• Continuous three-component seismic data are collected from 223 broadband stations from the Chinese Provincial Digital Seismic Networks operated by China Earthquake Administration, the temporary ACSENT and NETS experiments between May 2007 and July 2010 (Fig. 1). We follow the similar procedure as described by Bensen et al. (2007) and Li et al.(2012, 2010) to process three-component continuous seismic data. In order to extract Love wave dispersions, we rotate the horizontal-component data, the north and east components, into transverse and radial components by setting the first station as the 'event' and the second station as the 'receiver' before the cross-correlations are computed and stacked. In addition, according to the P wave particle-motion analysis of Niu and Li (2011), we also correct those stations with problems operated by China Earthquake Administration, which include mis-orientation, mis-labeling and polarity reversal.

    Then empirical Green's functions of Rayleigh and Love wave are established from the cross correlation between all possible station-pairs. Nearly 5 000 group velocities and 5 800 phase velocities dispersion curves of Rayleigh wave (8–50 s), and 4 700 group velocities and 3 700 phase velocities dispersion curves of Love wave (8–46 s) have been extracted using time-frequency analysis (Herrmann, 1973; Dziewonski et al., 1969). After manually checking each dispersion curve, more than half of the cross-correlations are discarded.

    Figure 2 shows a synthetic example to illustrate how a LVZ in the middle crust affects the Rayleigh and Love wave dispersion curves. As seen in Fig. 2b, phase velocity dispersions (black dot line) and group velocity dispersions (gray dot line) of Rayleigh wave generated from the Vs model with a mid-crustal LVZ show an obvious velocity minimum at periods from 15 to 32 s, but this is not pronounced in the Love wave dispersion curves (Fig. 2c). Figures 2e and 2f show measured Rayleigh and Love wave dispersion curves for different station-pairs across the Songpan-Ganzi terrane and the northwestern Qilian orogen. It is apparent that the dispersion curves measured from the stations-pairs located in the Songpan-Ganzi terrane and northwestern Qilian orogen show a local velocity minimum at periods between 15 and 32 s. Therefore, the local minimum of S wave velocity model in the crust can cause Rayleigh wave dispersion curves to change from positive gradient to negative one. In this study, we focus on discussing spatial correlations between the radial anisotropy and crustal LVZs based on the shear velocity models inverted from Rayleigh and Love wave, respectively.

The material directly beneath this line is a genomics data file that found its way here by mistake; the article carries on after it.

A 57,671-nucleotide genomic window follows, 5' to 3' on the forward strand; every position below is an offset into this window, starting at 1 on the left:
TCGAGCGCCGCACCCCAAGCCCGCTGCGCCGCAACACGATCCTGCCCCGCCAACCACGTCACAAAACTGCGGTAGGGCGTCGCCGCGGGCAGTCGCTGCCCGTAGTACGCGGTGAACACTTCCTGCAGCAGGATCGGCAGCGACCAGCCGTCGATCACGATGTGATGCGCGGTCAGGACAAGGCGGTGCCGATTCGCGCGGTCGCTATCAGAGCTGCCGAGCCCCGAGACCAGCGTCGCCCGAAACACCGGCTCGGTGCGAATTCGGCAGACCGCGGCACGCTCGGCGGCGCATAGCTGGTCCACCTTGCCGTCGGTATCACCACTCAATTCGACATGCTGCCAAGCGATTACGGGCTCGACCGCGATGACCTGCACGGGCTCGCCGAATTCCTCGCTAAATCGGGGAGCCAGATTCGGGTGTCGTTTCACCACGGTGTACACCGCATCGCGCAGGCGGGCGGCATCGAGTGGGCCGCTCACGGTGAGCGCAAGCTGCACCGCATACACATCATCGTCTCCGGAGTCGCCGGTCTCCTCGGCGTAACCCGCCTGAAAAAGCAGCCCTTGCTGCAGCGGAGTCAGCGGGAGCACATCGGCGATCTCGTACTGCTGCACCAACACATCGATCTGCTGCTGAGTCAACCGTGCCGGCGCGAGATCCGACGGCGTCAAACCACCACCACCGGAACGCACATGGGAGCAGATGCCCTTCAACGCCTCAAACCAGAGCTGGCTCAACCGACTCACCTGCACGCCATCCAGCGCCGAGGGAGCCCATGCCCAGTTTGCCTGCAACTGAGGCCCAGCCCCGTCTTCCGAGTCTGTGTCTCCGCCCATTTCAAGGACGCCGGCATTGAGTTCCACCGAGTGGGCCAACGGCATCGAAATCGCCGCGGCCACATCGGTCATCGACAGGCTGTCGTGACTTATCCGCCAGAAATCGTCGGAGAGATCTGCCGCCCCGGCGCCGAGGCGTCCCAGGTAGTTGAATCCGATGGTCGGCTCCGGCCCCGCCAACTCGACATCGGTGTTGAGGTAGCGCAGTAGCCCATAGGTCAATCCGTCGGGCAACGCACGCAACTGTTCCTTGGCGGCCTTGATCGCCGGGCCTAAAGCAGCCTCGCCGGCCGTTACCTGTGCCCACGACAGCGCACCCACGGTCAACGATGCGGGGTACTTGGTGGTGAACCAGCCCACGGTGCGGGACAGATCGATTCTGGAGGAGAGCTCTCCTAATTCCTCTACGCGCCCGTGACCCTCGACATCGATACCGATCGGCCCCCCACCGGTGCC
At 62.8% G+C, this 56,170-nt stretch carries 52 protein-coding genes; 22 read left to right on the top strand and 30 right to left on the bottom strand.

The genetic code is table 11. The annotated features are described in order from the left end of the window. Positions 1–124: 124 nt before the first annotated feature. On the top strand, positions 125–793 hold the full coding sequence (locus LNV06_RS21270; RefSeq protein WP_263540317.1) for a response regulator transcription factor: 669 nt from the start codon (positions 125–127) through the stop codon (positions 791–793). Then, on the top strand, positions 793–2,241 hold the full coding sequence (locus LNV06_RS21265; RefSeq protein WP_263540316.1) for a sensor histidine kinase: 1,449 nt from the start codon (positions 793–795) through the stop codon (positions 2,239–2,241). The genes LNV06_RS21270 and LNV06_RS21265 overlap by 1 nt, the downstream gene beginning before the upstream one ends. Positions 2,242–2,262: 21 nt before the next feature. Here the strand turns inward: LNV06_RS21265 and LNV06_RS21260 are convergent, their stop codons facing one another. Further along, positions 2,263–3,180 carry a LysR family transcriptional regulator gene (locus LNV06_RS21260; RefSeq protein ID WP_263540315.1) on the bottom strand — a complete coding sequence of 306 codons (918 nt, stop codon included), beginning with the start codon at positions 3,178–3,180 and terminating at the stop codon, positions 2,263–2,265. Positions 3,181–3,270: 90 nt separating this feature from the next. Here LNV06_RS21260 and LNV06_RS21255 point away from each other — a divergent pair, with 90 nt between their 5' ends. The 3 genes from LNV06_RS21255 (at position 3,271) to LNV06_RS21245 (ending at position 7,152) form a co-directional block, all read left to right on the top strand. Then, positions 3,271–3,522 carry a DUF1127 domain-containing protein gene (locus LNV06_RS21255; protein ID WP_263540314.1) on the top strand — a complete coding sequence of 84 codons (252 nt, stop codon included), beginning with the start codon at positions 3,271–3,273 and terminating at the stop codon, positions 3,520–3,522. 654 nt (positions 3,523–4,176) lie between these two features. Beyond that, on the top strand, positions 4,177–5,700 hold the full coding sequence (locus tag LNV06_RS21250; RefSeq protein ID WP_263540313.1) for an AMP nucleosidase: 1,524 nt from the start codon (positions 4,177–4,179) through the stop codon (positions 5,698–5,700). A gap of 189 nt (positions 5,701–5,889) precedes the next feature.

Figure 2.  (a) Two synthetic shear wave velocity models: dot line denotes the model with a LVZ in the crust, and solid line represents the model without a LVZ in the crust. (b) and (c) Black solid lines and gray solid lines represent phase velocity and group velocity dispersion curves calculated from the velocity model without a LVZ shown in (a), black dot lines and gray dot lines represent phase velocity and group velocity dispersion curves calculated from the model with a LVZ. (e) and (f) Examples of group velocity (solid lines) and phase velocity curves (dashed lines) for Rayleigh (black lines) and Love waves (gray lines) measured from station-pairs located in Songpan-Ganzi terrane and northwestern Qilian orogon as shown in (d).

  • Following the same procedure by Li et al. (2012), we invert the 3-D shear wave velocity models. First, we measure group velocity and phase velocity dispersions for Rayleigh wave and Love wave at different periods (Figs. 3a and 3b). Then, we use these dispersions to construct group and phase velocity maps of Rayleigh wave (8–44 s) and Love wave (8–36 s). Before inversion, we conduct checkerboard tests to evaluate lateral resolution for tomography. As an example, the lateral resolution at 15 s period (both Rayleigh and Love wave) is about ~0.8° in most parts of the study area (Figs. 3c, 3d, 3e and 3f). Finally, we obtain 1-D Vsv and Vsh models by inverting pure path dispersions at each grid of 0.4 by 0.4. These 1-D profiles are assembled to form a 3-D shear wave velocity model. During the 1-D shear wave velocity inversion, the initial velocities and Moho depths are referred to the previous tomography (Bao et al., 2013; Yang et al., 2012; Karplus et al., 2011; Chen Y et al., 2010; Li et al., 2009; Wang et al., 2007; Chen J H et al., 2005; Xu et al., 2000) and receiver function results (Yue et al., 2012; Pan and Niu, 2011).